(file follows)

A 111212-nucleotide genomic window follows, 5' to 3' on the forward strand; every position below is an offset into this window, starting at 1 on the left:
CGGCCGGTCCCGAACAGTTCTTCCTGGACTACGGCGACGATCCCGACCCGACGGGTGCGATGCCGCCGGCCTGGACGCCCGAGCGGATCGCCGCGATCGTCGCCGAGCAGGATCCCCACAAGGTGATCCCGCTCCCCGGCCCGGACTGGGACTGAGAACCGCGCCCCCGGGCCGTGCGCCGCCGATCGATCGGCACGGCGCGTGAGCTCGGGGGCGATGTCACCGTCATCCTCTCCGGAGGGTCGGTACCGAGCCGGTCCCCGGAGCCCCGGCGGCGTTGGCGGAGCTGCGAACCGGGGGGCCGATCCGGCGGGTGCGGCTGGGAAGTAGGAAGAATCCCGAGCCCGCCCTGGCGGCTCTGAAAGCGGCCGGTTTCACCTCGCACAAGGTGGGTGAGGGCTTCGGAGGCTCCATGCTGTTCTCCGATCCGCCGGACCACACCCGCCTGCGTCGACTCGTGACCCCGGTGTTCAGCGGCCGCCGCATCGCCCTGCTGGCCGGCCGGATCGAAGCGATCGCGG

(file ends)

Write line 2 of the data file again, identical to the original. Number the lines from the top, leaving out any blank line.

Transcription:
CGGCCGGTCCCGAACAGTTCTTCCTGGACTACGGCGACGATCCCGACCCGACGGGTGCGATGCCGCCGGCCTGGACGCCCGAGCGGATCGCCGCGATCGTCGCCGAGCAGGATCCCCACAAGGTGATCCCGCTCCCCGGCCCGGACTGGGACTGAGAACCGCGCCCCCGGGCCGTGCGCCGCCGATCGATCGGCACGGCGCGTGAGCTCGGGGGCGATGTCACCGTCATCCTCTCCGGAGGGTCGGTACCGAGCCGGTCCCCGGAGCCCCGGCGGCGTTGGCGGAGCTGCGAACCGGGGGGCCGATCCGGCGGGTGCGGCTGGGAAGTAGGAAGAATCCCGAGCCCGCCCTGGCGGCTCTGAAAGCGGCCGGTTTCACCTCGCACAAGGTGGGTGAGGGCTTCGGAGGCTCCATGCTGTTCTCCGATCCGCCGGACCACACCCGCCTGCGTCGACTCGTGACCCCGGTGTTCAGCGGCCGCCGCATCGCCCTGCTGGCCGGCCGGATCGAAGCGATCGCGG